Catchment radii from transit stops for 15-minute trip by foot and by bicycle

Source: Planning and Design for Pedestrians and Cyclists: A Technical Guide, Velo Quebec

Transit shed example ² Baltimore County, Maryland
One mile radius from transit stops and stations

Mobility shed: Catchment area for station/stop

Area map inside the Columbia Heights Metro Station. Each circle is ¼ mile/5 minute walking distance

Mobility shed: Catchment area for station/stop
Rings represent the ´shedµ of different modes Typology based on optimality and sustainability Trip distance shapes mode choice (e.g., bike share vs. owned-bicycle³both humanpowered, vs. electric bicycle)

Sustainable transportation hierarchy: Transportation Alternatives, New York City.

Mobility shed: Modes
Active transportation -- Walking -- Bicycling Shared transportation -- Bicycle Sharing -- Car Sharing -- Taxi/Jitney -- Rental Transit -- mode specific to stop -- intra-neighborhood connecting services Owned vehicles -- Electric bicycle, Scooter, Motorcycle -- Automobiles -- Multiple vehicles per household)

Mode shift through focused transportation demand management
Many examples -- TravelSmart, Victoria, Australia -- Arlington County, VA -- Smart Trips, Portland, OR

How these concepts came together

Belmont ² polycentric vs. monocentric transit systems and MUNI/BART vs. WMATA comparison Cervero ² ´commutershedµ (gross grain concept) Transportation demand management planning, Victoria, Australia (TravelSmart) Arlington County Master Transportation Plan ² definition of the primary and secondary transit network

Similar/related concepts
Hierarchy of the urban rail network in Metropolitan Tokyo ² Professor Shigeru Morichi, President, Institute for Transport Policy Studies, Japan Mobility hubs ² University of Michigan Center for Advancing Research & Solutions for Society High-frequency transit services ² HiTrans project, Europe,, + many examples of differentiated service in the U.S. (Minneapolis-St. Paul, Los Angeles, Reno, Portland, etc.)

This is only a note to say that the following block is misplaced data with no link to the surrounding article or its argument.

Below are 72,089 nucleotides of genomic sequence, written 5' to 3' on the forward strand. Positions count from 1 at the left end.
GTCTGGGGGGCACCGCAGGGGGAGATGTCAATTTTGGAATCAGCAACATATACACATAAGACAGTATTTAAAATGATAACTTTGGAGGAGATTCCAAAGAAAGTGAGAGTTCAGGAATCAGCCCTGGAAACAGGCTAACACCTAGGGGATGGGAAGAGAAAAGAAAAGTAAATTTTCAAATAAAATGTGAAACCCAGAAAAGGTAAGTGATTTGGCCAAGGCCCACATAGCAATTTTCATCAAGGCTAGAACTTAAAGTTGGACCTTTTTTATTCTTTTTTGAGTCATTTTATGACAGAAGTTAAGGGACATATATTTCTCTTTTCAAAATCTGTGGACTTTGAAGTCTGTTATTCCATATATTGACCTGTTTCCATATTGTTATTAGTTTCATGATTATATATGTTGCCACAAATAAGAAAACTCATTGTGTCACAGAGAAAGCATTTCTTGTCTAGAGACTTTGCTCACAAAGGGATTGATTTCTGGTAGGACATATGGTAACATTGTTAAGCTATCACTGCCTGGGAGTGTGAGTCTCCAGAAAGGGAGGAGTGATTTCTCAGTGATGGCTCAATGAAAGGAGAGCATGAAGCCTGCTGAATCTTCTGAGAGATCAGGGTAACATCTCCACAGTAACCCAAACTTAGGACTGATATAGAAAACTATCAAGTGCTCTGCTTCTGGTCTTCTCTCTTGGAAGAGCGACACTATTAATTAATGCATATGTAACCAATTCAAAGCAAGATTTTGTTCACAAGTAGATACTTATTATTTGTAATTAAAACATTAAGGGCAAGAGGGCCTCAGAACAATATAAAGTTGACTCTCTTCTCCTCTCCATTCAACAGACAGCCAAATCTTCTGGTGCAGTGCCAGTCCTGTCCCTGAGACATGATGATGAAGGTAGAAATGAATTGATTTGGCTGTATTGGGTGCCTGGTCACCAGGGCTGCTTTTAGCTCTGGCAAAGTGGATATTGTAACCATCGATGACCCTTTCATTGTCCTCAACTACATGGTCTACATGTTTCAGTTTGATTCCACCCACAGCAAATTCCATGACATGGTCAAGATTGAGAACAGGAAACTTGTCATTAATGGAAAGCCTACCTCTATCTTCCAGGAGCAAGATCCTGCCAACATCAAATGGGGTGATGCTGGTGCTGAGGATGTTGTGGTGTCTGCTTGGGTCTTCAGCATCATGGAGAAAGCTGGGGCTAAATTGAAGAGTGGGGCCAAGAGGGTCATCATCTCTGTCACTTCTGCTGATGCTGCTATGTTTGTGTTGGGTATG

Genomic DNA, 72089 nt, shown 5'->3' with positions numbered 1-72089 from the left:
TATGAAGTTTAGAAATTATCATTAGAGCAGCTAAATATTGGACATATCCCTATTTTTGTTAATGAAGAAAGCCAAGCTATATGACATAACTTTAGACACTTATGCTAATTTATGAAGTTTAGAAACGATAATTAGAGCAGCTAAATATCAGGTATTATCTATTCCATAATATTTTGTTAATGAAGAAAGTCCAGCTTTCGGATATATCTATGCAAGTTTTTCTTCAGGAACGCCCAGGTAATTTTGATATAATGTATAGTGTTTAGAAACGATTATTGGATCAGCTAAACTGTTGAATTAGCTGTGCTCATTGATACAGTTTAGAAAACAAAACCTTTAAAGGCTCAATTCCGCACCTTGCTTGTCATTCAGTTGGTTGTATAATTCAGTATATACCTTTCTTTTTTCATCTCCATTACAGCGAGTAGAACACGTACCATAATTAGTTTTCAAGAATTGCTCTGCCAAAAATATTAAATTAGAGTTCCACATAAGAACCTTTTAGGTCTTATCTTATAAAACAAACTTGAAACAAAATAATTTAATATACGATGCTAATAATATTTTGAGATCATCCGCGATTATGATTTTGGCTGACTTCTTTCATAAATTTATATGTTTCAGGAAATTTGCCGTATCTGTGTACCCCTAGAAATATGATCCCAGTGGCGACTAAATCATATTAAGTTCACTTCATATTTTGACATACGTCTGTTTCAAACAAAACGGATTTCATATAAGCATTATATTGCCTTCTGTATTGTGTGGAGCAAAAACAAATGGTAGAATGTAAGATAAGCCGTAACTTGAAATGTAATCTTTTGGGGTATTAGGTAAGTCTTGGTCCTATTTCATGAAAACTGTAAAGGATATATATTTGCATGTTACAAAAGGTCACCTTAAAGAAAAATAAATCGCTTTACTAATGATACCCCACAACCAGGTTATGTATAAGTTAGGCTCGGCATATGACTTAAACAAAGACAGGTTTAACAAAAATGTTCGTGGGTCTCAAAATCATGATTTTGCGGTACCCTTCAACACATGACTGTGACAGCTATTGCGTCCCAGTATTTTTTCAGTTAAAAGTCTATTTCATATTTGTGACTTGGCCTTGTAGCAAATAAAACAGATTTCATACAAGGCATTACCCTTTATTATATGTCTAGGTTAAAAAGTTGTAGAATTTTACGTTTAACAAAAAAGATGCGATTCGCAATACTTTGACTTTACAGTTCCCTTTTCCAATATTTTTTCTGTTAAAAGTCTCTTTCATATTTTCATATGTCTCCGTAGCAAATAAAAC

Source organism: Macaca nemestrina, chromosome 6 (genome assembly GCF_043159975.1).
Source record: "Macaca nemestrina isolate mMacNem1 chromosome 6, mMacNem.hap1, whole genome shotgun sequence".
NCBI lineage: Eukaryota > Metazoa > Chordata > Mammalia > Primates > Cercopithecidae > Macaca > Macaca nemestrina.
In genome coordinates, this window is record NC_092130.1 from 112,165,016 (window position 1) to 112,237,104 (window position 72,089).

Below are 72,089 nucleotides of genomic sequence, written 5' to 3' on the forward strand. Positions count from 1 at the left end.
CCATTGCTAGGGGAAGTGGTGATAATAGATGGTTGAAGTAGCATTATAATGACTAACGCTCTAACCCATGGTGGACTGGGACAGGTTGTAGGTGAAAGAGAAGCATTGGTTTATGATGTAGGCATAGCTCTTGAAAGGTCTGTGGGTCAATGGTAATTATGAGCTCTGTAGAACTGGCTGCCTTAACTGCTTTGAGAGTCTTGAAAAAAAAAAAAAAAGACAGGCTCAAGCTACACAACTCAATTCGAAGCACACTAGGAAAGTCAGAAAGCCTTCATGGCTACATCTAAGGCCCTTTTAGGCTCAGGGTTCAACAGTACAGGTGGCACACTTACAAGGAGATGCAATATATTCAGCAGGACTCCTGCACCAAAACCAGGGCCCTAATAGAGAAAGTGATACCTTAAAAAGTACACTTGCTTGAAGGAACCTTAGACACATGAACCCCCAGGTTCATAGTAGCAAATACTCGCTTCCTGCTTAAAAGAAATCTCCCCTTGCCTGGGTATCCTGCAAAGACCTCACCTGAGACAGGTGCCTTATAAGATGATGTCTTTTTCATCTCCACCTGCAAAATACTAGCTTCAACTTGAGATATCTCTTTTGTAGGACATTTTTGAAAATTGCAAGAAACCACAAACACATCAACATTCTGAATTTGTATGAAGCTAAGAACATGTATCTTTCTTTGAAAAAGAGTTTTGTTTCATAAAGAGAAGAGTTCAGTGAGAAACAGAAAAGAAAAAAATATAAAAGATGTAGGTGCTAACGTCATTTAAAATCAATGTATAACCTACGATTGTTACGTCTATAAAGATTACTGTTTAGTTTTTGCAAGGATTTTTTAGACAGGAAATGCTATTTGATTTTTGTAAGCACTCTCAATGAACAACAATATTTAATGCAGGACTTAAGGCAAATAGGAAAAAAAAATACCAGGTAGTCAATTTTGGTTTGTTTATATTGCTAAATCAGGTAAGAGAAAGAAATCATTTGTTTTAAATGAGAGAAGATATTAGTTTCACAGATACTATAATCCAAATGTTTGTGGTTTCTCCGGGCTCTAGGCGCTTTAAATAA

What doesn·t fit?
Public transit vs. mass transit -- Dial-a-ride/paratransit services Tourist transit -- all-day & multi-day tourist services -- approximately $20+/adult/day

Next steps/Q&A
Refine, test, strengthen, extend ?

Media focused on entertainment, advertising Only a handful of journalists cover urban design, architecture, transportation very well (Toronto Star³Christopher Hume, San Francisco Chronicle³John King, Chicago Tribune³Blair Kamin, Philadelphia Inquirer³ Inga Saffron) Blogs can bring attention to and raise the level of discourse on urban revitalization and transportation planning ² or not May be local or national in scope Opportunity to shape the issues ² may be consulted by elected and appointed officials, journalists and other stakeholders Spaces for advocacy and organizing

National blogs
Transport Connection ² Urbanophile ² The Overhead Wire ² Streetsblog (NYC) ² Rebuilding Place in the Urban Space ²

Local-regional blogs
Greater Greater Washington ² Washcycle (bicycling) ² Transit Miami ² « but there are hundreds, i.e., Streetsblog network Plus tens of thousands of neighborhood blogs

Most blogs are side projects by interested parties Some are sponsored with paid staff (Streetsblog) Group blogs enable coverage of a wider area and more issues (GGW) Challenge finding like-minded, able writers Comment thread quality trends downward, dependent on participants (10/90 rule) Need to set high bar for quality and not every author, post, or blog meets it ´Perfectµ as the enemy of the good vs. being a player Blogs have supplanted e-lists/listservs